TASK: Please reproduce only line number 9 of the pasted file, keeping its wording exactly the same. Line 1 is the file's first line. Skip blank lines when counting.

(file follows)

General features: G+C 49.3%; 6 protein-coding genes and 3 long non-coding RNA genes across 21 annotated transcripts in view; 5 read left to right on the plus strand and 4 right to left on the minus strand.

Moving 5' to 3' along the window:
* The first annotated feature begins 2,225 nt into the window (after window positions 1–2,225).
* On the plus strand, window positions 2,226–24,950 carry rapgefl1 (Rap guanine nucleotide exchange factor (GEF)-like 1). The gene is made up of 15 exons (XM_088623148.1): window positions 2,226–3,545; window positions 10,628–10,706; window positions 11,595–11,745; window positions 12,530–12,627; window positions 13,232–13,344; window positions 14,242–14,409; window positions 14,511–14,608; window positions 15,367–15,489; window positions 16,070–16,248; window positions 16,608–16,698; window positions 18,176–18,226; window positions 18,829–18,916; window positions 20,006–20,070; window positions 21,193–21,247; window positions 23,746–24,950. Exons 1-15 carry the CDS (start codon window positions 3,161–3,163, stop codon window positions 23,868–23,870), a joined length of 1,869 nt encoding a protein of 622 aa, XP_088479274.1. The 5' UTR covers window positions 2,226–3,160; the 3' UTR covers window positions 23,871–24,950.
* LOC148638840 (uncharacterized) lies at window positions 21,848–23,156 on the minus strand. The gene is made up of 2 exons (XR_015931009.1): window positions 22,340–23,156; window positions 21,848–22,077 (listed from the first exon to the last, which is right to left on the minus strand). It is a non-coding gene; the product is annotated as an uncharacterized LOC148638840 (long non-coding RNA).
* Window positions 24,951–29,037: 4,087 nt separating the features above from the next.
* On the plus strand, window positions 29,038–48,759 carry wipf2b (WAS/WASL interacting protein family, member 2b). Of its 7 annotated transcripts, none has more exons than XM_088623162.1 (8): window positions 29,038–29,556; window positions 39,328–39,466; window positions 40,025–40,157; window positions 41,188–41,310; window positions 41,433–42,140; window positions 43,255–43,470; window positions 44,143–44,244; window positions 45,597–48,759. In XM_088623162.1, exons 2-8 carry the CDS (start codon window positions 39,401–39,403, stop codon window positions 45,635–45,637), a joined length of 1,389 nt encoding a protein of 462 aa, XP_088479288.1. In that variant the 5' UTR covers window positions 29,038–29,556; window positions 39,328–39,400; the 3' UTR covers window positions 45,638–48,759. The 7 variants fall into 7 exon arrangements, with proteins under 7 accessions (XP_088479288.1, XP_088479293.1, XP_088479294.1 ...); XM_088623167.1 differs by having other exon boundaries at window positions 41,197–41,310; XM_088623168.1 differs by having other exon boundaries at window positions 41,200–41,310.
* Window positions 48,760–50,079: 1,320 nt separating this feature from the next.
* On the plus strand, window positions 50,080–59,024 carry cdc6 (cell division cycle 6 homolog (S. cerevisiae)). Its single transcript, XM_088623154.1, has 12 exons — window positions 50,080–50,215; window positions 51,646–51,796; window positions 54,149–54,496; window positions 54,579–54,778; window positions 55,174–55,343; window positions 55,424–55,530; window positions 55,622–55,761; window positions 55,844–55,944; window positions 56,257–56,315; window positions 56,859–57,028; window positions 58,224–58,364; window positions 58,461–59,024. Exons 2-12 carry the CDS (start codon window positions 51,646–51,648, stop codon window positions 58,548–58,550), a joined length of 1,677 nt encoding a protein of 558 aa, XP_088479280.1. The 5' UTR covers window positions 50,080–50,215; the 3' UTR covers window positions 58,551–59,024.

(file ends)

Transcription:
* On the plus strand, window positions 50,080–59,024 carry cdc6 (cell division cycle 6 homolog (S. cerevisiae)). Its single transcript, XM_088623154.1, has 12 exons — window positions 50,080–50,215; window positions 51,646–51,796; window positions 54,149–54,496; window positions 54,579–54,778; window positions 55,174–55,343; window positions 55,424–55,530; window positions 55,622–55,761; window positions 55,844–55,944; window positions 56,257–56,315; window positions 56,859–57,028; window positions 58,224–58,364; window positions 58,461–59,024. Exons 2-12 carry the CDS (start codon window positions 51,646–51,648, stop codon window positions 58,548–58,550), a joined length of 1,677 nt encoding a protein of 558 aa, XP_088479280.1. The 5' UTR covers window positions 50,080–50,215; the 3' UTR covers window positions 58,551–59,024.